For one of my grad courses this fall, I am being introduced to the work of David Martin, a sociologist associated with the London School of Economics, and an Anglican priest, who has made a long and distinguished career thinking about topics such as secularization.
This paragraph, from Martin’s On Secularization: Towards A Revised General Theory (Ashgate 2006) jumped off the page at me today as a remarkably succinct description of what can happen to Protestantism when it divests itself of its traditional ritual expressions of the holy and reserves holiness to what Martin calls “heartwork”. I also like it because of the metaphor of the road roundabout, of which Kitchener-Waterloo traffic planners appear quite enamoured.
“In spite of this necessary retention of institutional and conceptual boundaries, evangelicalism incurs a cost on account of the ease with which the heartwork can be taken to imply that there is no need for efficacious ritual and institutional mediation. Ritual and mediation are all too easily dismissed as mere mumbo jumbo and priestcraft: that is the sentiment or sediment deposited by a receding Protestantism. Christianity comes to be popularly received as no more than neighbourliness or decent personal attitudes and well-meaning sentiment. Decency is the eminently natural virtue and in political terms it has to provide the agreed point of reference for moral consensus. It offers the working version of faith in the political sphere. The reason is that a public institution, like a road roundabout, requires a decent law-abiding citizenry, not Christianity.”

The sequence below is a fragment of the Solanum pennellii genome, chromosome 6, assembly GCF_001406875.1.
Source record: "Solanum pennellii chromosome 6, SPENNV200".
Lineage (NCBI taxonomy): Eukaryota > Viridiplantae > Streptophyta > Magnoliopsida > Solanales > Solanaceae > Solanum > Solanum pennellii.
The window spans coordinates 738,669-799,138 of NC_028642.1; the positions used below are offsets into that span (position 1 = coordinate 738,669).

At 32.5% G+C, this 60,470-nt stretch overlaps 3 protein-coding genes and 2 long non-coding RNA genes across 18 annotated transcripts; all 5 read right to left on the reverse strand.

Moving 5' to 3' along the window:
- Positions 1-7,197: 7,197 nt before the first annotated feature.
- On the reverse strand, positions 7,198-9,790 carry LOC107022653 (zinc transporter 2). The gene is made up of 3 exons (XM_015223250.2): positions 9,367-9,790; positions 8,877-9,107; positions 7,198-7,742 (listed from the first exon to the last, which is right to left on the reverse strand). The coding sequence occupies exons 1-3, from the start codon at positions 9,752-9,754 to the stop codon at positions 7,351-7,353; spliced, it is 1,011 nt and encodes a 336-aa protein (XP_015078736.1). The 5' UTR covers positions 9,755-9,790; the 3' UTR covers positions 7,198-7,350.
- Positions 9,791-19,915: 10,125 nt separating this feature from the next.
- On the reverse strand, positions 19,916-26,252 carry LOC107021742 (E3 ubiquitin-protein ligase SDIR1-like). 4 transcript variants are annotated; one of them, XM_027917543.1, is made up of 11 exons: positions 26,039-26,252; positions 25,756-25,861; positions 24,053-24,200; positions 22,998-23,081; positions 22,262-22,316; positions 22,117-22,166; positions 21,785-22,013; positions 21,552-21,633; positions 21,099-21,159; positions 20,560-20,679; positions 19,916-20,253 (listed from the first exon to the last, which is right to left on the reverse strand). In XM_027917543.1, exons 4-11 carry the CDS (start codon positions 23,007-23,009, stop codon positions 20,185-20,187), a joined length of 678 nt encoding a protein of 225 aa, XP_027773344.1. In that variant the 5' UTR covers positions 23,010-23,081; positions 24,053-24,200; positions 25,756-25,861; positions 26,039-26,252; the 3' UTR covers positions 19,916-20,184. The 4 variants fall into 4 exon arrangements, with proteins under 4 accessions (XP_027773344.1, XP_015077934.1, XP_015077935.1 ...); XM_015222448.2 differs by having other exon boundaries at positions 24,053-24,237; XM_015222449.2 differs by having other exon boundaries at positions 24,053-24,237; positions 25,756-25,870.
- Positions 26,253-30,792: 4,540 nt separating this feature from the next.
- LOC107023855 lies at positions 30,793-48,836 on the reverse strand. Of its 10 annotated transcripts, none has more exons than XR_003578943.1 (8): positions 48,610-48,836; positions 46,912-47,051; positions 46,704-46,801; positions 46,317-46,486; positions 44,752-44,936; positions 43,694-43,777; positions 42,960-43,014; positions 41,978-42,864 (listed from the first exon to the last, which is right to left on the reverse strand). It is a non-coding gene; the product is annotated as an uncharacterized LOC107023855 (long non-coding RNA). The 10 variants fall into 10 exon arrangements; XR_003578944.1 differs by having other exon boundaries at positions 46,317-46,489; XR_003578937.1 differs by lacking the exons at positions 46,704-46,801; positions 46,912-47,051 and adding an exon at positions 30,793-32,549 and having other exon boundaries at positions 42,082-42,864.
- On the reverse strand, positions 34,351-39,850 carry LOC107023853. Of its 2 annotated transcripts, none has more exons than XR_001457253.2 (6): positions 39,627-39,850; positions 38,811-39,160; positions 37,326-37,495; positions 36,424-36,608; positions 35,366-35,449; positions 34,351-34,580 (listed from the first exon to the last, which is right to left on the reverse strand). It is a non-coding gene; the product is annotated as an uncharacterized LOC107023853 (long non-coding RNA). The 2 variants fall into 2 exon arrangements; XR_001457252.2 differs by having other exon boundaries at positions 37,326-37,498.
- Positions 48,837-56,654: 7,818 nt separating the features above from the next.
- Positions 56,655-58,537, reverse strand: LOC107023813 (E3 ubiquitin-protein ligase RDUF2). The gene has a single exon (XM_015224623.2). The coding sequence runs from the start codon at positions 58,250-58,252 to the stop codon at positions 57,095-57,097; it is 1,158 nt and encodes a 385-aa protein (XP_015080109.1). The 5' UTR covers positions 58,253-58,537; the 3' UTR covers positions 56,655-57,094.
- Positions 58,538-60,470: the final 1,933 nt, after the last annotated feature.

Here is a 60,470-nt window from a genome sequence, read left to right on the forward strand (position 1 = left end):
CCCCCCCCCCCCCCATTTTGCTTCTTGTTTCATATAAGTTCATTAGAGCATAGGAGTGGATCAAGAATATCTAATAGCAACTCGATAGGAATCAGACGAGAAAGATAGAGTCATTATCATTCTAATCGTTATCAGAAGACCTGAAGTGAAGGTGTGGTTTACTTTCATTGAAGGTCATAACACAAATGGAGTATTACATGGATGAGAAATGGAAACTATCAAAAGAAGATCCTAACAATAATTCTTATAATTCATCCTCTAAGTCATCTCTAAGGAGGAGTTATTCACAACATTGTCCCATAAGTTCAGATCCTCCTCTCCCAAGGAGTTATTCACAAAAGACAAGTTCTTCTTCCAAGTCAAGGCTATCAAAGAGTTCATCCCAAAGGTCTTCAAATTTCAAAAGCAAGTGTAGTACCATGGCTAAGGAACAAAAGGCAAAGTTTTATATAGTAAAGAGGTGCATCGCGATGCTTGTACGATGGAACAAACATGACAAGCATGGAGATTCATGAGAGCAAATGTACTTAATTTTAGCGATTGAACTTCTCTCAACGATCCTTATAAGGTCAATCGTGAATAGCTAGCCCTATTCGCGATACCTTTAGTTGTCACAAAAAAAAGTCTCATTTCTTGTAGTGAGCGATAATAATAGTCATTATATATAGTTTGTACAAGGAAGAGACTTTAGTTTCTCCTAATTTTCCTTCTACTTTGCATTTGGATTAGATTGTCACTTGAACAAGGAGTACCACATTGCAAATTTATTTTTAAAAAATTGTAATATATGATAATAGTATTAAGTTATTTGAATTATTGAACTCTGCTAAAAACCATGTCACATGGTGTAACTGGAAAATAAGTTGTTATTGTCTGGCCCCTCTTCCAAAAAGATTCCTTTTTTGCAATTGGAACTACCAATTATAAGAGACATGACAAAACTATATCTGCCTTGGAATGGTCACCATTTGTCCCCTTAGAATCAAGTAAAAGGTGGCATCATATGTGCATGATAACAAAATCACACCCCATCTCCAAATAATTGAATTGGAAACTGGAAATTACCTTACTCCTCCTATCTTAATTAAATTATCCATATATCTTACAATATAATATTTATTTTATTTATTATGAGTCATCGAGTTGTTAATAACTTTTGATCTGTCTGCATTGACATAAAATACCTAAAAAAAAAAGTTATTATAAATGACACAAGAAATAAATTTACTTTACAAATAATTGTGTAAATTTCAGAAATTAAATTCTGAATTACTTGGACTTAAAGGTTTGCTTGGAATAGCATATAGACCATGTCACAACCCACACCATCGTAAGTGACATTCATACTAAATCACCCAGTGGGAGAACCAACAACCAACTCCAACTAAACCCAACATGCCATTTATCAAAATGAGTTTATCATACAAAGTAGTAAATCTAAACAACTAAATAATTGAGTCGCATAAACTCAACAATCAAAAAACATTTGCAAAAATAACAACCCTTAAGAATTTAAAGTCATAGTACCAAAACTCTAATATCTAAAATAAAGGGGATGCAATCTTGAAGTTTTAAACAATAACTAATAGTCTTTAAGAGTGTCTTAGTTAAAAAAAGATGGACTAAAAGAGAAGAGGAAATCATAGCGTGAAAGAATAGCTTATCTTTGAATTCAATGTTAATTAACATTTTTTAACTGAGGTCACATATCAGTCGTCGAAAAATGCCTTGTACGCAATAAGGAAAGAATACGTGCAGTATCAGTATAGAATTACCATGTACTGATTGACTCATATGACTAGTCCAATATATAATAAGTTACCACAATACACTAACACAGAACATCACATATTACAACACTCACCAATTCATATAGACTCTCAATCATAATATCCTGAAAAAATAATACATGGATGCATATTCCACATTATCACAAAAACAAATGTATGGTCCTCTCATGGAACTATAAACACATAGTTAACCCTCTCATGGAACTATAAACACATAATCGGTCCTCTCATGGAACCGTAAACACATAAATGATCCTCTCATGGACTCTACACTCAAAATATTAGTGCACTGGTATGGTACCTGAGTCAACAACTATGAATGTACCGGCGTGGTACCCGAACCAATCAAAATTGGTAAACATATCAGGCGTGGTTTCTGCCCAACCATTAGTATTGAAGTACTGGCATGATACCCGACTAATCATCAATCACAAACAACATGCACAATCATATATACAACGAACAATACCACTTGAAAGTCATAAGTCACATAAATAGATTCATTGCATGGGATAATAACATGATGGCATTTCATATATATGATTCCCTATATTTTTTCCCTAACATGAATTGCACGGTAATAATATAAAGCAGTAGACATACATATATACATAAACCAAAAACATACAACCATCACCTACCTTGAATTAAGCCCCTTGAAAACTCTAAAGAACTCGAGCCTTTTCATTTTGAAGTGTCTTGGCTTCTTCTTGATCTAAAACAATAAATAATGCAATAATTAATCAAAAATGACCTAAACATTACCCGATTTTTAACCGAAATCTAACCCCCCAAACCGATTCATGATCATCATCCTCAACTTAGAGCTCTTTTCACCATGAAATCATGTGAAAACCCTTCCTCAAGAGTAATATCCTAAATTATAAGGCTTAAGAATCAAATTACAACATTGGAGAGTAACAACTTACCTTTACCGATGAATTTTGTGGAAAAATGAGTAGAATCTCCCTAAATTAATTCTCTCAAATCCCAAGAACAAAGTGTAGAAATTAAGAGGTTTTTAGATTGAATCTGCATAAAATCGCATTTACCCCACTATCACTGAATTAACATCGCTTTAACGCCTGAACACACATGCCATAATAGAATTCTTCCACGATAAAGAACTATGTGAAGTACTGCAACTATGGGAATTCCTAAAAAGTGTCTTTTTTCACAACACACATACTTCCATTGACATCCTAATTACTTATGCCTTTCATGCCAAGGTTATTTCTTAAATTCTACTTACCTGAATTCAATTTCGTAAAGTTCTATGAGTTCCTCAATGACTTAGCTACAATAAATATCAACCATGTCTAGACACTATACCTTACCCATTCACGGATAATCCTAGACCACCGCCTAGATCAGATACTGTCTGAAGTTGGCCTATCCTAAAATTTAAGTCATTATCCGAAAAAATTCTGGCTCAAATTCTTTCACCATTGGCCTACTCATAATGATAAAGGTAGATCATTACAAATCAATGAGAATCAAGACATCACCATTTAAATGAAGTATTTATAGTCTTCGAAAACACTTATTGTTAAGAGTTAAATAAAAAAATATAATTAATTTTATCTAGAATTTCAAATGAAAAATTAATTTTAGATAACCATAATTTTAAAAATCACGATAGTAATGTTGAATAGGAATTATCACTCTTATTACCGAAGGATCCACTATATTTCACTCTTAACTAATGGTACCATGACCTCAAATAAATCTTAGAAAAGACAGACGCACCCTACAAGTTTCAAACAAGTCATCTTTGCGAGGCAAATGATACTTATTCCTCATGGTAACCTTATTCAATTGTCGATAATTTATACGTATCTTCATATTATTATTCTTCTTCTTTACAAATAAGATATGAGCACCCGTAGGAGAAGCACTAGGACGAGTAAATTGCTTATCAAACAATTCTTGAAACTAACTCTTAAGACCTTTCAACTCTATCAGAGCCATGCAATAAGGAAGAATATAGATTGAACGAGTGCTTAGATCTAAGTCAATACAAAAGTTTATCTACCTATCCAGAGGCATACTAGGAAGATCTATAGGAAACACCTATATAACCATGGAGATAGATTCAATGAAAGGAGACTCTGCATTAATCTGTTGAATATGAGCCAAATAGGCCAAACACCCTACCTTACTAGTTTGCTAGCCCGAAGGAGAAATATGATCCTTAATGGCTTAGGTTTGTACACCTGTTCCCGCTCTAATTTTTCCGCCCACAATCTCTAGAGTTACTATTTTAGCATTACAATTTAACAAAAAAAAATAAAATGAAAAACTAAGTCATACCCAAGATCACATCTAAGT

I’m thinking I might make Friday theology a regular feature of this rather irregular blog.